7.3-cm Propagandagranate 41
Weight (w/o Leaflets): 7 pounds 3 ounces
Length Overall: 16.1 inches
Weight of the Propellant: 1 pound 1 ounce
Weight of Propellant Unit: 3 pounds
Maximum Diameter: 2.85 inches
Description: The projectile consists of two steel tubes, screwed into a central joint. The lower tube contains the rocket motor and the upper tube serves as a container for the leaflets. The projectile is spin stabilized and is fired from the Propagandawerfer, which is a single launching tube.
The rocket motor is formed by the lower tube and a screwed-on base plug. The base plug has 12 venturi set in 2 rings; those in the inner ring are straight and those in the outer ring are offset. A copper percussion cap is located centrally in the base of the plug.
The propellant consists of a cylindrical stick with nine longitudinal drillings. One of these is central, and the other eight are in a ring around the central drilling. An ignition charge is located in a holder at the forward end of the propellant. This is fired by the flash from the percussion cap passing up the central hole of the propellant.
The upper tube is the leaflet container and it is closed by a bakelite cap. The leaflets are contained within a cylinder split longitudinally and are wrapped around a steel spring which is kept under compression. Below the leaflets, one bakelite washer and two cardboard washers, is the bursting charge, incorporating a delay train which is fired by the heat from the ignition charge for the propellant.
Operation: The operation of this projectile is very simple. When the heat from the ignition charge ignites the bursting charge, the contents of the upper tube are ejected; as the split cylinder emerges, it falls apart and allows the compressed spring to scatter the leaflets packed around it.
7.3-cm Raketen Sprenggranate
Caliber: 7.29 centimeters
Overall Length: 11.09 inches
Overall weight: 6 pounds
Nature of the fuze: Nose percussion
Warhead Material: Steel
Overall Length: 4.22 inches
Maximum Diameter: 2.85 inches
Diameter at Nose: 0.81 inches
Wall Thickness: Varies from 0.23 inch aft to 0.12 inch forward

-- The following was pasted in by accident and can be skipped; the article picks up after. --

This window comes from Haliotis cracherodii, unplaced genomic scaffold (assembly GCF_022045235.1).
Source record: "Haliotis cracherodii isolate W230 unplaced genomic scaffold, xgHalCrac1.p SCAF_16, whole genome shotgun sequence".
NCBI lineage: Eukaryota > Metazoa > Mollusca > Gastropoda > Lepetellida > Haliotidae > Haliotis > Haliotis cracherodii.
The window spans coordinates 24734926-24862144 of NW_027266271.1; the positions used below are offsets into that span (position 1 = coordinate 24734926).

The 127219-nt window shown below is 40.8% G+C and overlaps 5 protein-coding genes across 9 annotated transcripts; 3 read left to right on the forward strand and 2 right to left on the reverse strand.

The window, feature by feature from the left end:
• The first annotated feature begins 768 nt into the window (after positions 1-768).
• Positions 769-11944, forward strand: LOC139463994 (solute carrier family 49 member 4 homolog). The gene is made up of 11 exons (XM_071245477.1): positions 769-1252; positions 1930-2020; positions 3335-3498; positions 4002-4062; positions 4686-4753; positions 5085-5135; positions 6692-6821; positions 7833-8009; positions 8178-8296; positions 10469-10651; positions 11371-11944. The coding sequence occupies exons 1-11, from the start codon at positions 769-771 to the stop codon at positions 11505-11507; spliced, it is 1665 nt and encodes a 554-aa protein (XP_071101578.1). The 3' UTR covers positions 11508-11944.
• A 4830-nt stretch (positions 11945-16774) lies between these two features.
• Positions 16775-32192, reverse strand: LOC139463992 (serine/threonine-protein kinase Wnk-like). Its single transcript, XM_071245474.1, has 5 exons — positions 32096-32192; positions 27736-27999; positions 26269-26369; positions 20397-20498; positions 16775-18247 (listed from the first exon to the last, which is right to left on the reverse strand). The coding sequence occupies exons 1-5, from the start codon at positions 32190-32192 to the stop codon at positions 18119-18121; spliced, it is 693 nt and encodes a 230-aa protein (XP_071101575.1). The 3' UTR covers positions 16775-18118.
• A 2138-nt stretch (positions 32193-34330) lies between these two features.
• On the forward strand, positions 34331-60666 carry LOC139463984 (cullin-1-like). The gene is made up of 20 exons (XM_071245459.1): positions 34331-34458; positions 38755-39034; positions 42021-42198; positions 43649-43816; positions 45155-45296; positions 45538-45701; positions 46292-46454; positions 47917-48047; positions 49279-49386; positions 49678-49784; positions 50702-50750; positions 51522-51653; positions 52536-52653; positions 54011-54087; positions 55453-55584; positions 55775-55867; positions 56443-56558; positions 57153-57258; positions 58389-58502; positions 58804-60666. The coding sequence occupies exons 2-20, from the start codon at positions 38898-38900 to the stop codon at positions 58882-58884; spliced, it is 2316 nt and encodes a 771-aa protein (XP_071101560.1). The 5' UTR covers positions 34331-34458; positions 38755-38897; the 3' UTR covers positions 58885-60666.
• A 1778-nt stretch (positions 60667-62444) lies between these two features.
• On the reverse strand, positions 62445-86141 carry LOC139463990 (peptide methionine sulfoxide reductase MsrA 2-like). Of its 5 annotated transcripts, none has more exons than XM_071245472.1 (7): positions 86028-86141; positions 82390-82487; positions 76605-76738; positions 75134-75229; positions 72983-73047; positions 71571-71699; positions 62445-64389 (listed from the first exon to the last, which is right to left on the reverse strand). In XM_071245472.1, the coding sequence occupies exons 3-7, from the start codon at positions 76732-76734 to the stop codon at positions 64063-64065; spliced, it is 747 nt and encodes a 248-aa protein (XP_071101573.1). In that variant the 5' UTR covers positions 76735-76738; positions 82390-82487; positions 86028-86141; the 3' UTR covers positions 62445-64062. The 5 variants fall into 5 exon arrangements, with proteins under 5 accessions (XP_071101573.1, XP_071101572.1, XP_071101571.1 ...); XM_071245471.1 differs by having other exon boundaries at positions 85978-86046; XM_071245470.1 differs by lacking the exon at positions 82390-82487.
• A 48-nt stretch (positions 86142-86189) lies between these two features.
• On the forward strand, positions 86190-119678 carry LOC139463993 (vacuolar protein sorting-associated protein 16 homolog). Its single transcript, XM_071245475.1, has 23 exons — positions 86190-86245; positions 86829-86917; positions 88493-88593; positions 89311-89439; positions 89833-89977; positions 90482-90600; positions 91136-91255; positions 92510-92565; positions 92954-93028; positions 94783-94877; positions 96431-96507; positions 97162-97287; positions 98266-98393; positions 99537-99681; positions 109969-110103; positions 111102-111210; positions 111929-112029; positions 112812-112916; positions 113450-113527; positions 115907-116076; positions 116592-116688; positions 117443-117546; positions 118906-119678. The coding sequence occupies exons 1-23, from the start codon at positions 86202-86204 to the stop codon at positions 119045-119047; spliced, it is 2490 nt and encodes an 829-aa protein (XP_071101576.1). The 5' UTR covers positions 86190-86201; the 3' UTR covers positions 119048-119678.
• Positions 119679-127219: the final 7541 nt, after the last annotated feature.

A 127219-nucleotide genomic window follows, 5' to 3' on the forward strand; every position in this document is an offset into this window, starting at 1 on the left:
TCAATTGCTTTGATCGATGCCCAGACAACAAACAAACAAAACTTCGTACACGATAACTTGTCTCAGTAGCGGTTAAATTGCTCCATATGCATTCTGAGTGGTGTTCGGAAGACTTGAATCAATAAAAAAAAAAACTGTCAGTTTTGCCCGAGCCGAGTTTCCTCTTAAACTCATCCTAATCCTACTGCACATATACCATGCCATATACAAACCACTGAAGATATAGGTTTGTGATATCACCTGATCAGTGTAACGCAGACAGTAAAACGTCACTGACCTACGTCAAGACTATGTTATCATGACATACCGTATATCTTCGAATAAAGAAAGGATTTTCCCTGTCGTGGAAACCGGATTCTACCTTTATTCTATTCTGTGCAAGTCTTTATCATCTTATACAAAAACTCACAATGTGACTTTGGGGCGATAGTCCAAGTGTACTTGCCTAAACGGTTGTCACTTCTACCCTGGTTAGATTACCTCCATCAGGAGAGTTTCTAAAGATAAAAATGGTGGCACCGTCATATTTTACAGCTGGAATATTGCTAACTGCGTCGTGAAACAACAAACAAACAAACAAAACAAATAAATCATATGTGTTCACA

Weight of Filling: 0.62 pounds
Overall Length (Body Tube): 6.34 inches
Overall Diameter (Body Tube): 2.6 inches
Wall Thickness (Body Tube): 0.1 inches
Overall Diameter (Base): 2.86 inches
Overall Height (Base): 1.29 inches
Number of Venturi: 14
-7 offset (outer circle)
-7 straight (inner circle)
Description: This is a spin-stabilized projectile of conventional design, consisting of a warhead and a rocket motor. The projectile is essentially the same as the 7.3cm propagandagranate 41, except that a warhead provided with a percussion fuze and self-destroying delays has replaced the leaflet container.
The projectile is fired from the Fohn Gerat, a 35-frame launcher with fast elevating and transverse gears. The launcher is capable of firing 35 rockets simultaneously.
The self-destroying feature of the rocket plus the characteristics of the launcher suggest that the projectile is intended for use against low flying aircraft in the form of barrage fire.
Warhead: The warhead is ogival in shape and open at the rear where it is threaded internally to receive the rocket motor. The explosive filling is a preformed charge of 280 grams of RDX/TNT/wax pressed in a block and wrapped in wax paper.
The warhead is double fuzed, being fitted with a nose percussion fuze and a self-destroying base fuze. The RAZ 51 is screwed directly into the nose of the warhead. In the base of the charge is a cavity which accommodates the self-destroying delay, located in a tube screwed into a metal plug int he forward end of the motor. The delay consists of a quick-fire igniter, initiated by the motor ignition charge, and what appears to be a tracer composition. When the tracer composition burns out, it flashed through an orifice into a primer-detonator which detonates the main charge.
Rocket Motor: The rocket motor consists of a plane cylindrical body and a cup=shaped base plate. The body is screwed into the warhead at the forward end and into the flange of the base plate at the rear. The forward end of the rocket motor has a flange below which is located a metal closing plate which separates the warhead from the propellant compartment and also holds the rear end of the self-destroying assembly for the explosive charge. Below this plate is a stamped metal supporting ring containing the ignition charge for the propellant.
The base plate, which screws on the rear end of the body, has seven outer offset venturi, seven straight venturi, and a central drilling for a percussion primer.
The propellant charge consists of a single cylindrical stick with a central perforation and eight outer perforations. Raised ribs around the circumference of the propellant serve to keep it clear of the motor body and permit external burning. Two 1/8-inch blocks of powder, cemented tot he base of the charge, act as spacers and keep the venturi free from obstruction.
The charge is ignited by the flash from the percussion primer. The flash is transmitted along a celluloid tube in the central drilling to the ignition charge at the froward end of the propellant. The celluloid tube is of conventional design. It contains a quickmatch train and is closed at each end by a cylindrical block of gunpowder.
Next Time: Rockets (Part 14)
Source: German Explosive Ordnance Vol. 1: Bombs, Rockets, Grenades, Mines, Fuzes & Igniters